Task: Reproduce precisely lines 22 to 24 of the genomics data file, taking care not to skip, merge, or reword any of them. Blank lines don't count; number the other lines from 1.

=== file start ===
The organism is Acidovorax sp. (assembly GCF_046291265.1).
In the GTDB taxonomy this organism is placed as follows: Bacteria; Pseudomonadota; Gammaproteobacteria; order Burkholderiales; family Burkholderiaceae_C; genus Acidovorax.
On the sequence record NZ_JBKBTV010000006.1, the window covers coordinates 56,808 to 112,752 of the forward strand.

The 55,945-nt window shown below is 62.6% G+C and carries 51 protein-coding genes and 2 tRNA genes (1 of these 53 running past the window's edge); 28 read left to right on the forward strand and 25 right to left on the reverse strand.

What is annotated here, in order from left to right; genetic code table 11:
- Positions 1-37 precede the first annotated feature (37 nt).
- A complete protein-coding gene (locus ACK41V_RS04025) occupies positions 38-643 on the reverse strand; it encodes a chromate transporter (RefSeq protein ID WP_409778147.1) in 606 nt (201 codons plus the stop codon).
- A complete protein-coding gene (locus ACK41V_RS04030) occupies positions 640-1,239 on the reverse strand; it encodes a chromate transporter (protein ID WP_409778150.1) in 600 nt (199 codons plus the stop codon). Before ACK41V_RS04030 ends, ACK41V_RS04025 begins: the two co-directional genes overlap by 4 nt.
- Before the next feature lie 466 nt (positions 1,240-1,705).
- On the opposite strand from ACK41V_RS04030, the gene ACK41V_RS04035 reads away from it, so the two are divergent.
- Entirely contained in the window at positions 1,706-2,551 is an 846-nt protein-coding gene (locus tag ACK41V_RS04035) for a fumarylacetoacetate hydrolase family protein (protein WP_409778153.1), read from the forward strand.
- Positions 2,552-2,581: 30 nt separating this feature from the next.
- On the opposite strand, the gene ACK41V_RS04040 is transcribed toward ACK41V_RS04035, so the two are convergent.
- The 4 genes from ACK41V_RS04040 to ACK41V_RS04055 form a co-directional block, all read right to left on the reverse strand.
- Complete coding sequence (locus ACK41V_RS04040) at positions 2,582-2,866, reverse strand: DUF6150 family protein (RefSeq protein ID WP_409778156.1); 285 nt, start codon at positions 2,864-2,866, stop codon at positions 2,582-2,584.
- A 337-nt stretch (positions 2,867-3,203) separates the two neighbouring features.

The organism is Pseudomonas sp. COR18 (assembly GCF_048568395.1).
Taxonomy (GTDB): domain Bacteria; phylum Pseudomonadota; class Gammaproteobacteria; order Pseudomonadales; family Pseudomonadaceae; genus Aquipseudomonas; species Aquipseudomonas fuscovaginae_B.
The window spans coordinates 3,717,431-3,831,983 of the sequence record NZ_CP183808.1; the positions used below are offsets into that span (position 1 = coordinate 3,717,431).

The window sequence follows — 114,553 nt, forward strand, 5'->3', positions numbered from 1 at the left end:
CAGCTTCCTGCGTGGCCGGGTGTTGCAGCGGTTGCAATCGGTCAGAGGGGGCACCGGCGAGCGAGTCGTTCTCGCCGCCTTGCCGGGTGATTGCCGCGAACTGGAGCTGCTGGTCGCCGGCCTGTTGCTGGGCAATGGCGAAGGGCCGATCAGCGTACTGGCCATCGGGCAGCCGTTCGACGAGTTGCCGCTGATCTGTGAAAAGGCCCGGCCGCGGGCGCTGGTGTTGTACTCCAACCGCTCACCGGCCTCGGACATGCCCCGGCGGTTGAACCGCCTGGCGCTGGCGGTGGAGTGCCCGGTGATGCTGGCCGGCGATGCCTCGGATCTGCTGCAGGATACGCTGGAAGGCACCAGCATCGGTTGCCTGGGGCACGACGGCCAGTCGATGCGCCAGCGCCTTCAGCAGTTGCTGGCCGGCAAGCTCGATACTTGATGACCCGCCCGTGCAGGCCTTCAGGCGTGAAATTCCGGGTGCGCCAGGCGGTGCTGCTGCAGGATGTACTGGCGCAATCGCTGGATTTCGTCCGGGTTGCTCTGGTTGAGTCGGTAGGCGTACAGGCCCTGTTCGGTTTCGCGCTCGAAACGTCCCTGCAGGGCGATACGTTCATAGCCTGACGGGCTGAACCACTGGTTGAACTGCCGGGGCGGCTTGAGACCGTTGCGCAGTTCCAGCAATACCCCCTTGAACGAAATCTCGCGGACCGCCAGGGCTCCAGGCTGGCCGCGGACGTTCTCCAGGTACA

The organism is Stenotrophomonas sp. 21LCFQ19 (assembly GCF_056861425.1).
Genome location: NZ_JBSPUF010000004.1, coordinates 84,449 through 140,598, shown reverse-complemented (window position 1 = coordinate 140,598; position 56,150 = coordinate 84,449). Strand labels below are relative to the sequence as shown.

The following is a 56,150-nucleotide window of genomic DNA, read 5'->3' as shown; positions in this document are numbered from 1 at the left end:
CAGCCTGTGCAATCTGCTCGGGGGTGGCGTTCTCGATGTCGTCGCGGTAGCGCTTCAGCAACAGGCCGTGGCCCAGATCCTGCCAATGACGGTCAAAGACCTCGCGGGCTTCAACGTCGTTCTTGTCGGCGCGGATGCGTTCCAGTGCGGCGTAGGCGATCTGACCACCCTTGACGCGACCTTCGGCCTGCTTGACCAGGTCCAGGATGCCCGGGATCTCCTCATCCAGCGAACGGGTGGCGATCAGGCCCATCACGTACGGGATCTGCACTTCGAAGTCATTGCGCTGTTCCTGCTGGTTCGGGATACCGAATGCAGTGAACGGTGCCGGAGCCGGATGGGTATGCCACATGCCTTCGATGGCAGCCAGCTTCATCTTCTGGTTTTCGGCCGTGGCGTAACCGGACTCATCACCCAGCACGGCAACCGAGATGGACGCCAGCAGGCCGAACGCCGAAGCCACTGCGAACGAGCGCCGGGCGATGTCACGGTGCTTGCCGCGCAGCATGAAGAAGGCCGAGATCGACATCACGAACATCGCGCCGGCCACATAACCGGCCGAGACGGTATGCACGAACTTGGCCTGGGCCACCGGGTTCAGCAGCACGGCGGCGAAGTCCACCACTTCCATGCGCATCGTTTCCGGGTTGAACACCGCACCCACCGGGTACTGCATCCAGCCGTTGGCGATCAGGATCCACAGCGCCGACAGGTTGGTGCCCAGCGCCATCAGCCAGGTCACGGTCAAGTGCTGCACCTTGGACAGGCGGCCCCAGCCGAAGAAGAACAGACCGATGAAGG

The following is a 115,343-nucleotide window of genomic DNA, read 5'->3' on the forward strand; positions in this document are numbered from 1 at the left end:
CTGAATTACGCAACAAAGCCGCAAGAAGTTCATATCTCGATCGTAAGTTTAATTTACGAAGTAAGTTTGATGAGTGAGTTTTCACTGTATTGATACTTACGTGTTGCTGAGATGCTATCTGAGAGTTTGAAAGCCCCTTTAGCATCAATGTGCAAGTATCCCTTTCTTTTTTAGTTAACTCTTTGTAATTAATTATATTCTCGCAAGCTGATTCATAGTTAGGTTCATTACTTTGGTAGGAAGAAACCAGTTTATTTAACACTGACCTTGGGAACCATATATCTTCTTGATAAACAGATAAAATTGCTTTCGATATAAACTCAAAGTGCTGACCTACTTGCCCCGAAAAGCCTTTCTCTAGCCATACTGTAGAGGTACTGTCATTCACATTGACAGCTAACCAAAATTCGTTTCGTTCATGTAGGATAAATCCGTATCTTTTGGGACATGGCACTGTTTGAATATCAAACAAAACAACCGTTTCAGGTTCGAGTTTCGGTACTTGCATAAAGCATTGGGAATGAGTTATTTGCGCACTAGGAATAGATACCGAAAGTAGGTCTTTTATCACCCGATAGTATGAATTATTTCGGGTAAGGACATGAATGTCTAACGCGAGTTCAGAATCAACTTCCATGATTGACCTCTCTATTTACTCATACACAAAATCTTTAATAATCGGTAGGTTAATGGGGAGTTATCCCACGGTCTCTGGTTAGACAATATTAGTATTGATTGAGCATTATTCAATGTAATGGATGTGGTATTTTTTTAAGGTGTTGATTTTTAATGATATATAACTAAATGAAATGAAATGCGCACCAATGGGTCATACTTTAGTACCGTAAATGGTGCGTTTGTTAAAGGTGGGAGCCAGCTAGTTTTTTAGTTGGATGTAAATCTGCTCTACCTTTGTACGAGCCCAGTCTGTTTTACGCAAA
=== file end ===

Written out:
The organism is Stenotrophomonas sp. 21LCFQ19 (assembly GCF_056861425.1).
Genome location: NZ_JBSPUF010000004.1, coordinates 84,449 through 140,598, shown reverse-complemented (window position 1 = coordinate 140,598; position 56,150 = coordinate 84,449). Strand labels below are relative to the sequence as shown.

The following is a 56,150-nucleotide window of genomic DNA, read 5'->3' as shown; positions in this document are numbered from 1 at the left end: